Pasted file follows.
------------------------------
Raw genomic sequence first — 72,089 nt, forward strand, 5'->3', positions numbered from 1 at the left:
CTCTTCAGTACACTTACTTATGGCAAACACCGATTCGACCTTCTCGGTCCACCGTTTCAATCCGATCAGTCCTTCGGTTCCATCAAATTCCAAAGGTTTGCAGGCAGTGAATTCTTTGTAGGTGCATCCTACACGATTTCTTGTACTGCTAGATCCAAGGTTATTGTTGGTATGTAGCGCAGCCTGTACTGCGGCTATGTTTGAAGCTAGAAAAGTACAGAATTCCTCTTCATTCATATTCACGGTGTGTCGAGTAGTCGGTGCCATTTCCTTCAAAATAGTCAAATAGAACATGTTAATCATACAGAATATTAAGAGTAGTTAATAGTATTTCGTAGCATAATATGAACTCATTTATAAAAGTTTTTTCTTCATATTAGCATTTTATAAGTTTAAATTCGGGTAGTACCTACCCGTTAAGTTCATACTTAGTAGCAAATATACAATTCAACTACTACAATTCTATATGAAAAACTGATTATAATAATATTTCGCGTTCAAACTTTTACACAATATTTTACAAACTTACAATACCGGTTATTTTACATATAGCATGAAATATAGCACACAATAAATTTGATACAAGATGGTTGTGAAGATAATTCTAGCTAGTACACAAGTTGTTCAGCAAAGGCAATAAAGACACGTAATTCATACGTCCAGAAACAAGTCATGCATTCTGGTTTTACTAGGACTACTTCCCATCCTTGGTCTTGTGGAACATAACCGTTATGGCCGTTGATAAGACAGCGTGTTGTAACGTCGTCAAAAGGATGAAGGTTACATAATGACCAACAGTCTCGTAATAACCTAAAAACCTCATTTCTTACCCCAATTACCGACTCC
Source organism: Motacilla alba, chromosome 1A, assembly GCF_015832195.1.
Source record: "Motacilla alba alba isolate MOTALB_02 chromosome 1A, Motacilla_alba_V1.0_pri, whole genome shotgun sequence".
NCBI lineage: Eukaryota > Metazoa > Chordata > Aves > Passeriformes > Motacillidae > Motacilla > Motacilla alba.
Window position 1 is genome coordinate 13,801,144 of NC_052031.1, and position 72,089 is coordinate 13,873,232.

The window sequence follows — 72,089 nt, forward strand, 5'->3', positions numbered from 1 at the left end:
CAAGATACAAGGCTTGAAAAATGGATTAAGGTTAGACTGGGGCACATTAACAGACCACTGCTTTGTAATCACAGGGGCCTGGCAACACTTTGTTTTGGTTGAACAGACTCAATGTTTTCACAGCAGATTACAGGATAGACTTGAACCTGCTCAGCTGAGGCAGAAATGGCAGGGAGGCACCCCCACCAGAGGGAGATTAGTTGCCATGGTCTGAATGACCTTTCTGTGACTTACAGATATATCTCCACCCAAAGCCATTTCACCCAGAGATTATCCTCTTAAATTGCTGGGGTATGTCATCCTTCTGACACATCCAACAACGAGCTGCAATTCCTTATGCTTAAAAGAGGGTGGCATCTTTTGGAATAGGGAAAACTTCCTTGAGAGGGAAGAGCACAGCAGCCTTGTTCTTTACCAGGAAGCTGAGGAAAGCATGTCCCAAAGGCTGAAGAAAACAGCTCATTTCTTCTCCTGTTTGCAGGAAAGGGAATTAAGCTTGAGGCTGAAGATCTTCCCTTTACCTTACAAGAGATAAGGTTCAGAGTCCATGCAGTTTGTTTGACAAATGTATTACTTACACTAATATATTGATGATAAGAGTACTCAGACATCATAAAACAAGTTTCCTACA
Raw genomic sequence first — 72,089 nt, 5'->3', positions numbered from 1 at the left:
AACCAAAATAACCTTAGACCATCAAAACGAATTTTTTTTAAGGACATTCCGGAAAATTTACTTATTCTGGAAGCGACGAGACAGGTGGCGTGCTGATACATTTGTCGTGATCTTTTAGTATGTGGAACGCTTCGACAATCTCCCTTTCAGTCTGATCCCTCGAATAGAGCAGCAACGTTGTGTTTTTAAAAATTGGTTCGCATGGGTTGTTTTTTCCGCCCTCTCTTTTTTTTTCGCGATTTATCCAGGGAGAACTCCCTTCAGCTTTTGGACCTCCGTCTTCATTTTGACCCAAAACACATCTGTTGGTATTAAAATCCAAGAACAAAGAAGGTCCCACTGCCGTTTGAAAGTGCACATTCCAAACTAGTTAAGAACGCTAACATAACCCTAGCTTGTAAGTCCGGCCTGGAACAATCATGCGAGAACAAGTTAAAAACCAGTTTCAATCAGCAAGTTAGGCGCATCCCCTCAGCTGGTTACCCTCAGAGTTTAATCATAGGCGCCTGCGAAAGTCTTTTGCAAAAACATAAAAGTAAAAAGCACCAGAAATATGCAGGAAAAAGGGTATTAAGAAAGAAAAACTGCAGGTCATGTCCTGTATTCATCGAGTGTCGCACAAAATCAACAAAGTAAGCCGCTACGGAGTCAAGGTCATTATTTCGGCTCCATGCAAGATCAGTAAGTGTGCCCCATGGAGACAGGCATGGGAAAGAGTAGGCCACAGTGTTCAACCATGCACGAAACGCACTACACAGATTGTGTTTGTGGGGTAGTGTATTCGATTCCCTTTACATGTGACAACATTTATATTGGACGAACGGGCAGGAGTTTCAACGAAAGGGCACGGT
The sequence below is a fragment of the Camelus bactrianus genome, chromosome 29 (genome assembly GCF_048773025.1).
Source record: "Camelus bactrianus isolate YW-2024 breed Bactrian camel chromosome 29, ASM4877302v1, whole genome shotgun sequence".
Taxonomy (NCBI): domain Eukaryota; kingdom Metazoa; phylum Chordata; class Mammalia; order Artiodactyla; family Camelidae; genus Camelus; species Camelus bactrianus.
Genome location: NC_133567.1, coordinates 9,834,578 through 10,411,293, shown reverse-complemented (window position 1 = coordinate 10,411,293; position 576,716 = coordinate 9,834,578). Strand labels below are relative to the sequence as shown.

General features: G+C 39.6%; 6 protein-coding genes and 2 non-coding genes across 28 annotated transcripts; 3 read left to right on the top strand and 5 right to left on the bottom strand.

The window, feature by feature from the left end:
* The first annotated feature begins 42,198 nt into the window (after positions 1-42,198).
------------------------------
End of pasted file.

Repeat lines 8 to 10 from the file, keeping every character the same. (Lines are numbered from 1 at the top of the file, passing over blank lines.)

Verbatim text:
CAAGATACAAGGCTTGAAAAATGGATTAAGGTTAGACTGGGGCACATTAACAGACCACTGCTTTGTAATCACAGGGGCCTGGCAACACTTTGTTTTGGTTGAACAGACTCAATGTTTTCACAGCAGATTACAGGATAGACTTGAACCTGCTCAGCTGAGGCAGAAATGGCAGGGAGGCACCCCCACCAGAGGGAGATTAGTTGCCATGGTCTGAATGACCTTTCTGTGACTTACAGATATATCTCCACCCAAAGCCATTTCACCCAGAGATTATCCTCTTAAATTGCTGGGGTATGTCATCCTTCTGACACATCCAACAACGAGCTGCAATTCCTTATGCTTAAAAGAGGGTGGCATCTTTTGGAATAGGGAAAACTTCCTTGAGAGGGAAGAGCACAGCAGCCTTGTTCTTTACCAGGAAGCTGAGGAAAGCATGTCCCAAAGGCTGAAGAAAACAGCTCATTTCTTCTCCTGTTTGCAGGAAAGGGAATTAAGCTTGAGGCTGAAGATCTTCCCTTTACCTTACAAGAGATAAGGTTCAGAGTCCATGCAGTTTGTTTGACAAATGTATTACTTACACTAATATATTGATGATAAGAGTACTCAGACATCATAAAACAAGTTTCCTACA
Raw genomic sequence first — 72,089 nt, 5'->3', positions numbered from 1 at the left:
AACCAAAATAACCTTAGACCATCAAAACGAATTTTTTTTAAGGACATTCCGGAAAATTTACTTATTCTGGAAGCGACGAGACAGGTGGCGTGCTGATACATTTGTCGTGATCTTTTAGTATGTGGAACGCTTCGACAATCTCCCTTTCAGTCTGATCCCTCGAATAGAGCAGCAACGTTGTGTTTTTAAAAATTGGTTCGCATGGGTTGTTTTTTCCGCCCTCTCTTTTTTTTTCGCGATTTATCCAGGGAGAACTCCCTTCAGCTTTTGGACCTCCGTCTTCATTTTGACCCAAAACACATCTGTTGGTATTAAAATCCAAGAACAAAGAAGGTCCCACTGCCGTTTGAAAGTGCACATTCCAAACTAGTTAAGAACGCTAACATAACCCTAGCTTGTAAGTCCGGCCTGGAACAATCATGCGAGAACAAGTTAAAAACCAGTTTCAATCAGCAAGTTAGGCGCATCCCCTCAGCTGGTTACCCTCAGAGTTTAATCATAGGCGCCTGCGAAAGTCTTTTGCAAAAACATAAAAGTAAAAAGCACCAGAAATATGCAGGAAAAAGGGTATTAAGAAAGAAAAACTGCAGGTCATGTCCTGTATTCATCGAGTGTCGCACAAAATCAACAAAGTAAGCCGCTACGGAGTCAAGGTCATTATTTCGGCTCCATGCAAGATCAGTAAGTGTGCCCCATGGAGACAGGCATGGGAAAGAGTAGGCCACAGTGTTCAACCATGCACGAAACGCACTACACAGATTGTGTTTGTGGGGTAGTGTATTCGATTCCCTTTACATGTGACAACATTTATATTGGACGAACGGGCAGGAGTTTCAACGAAAGGGCACGGT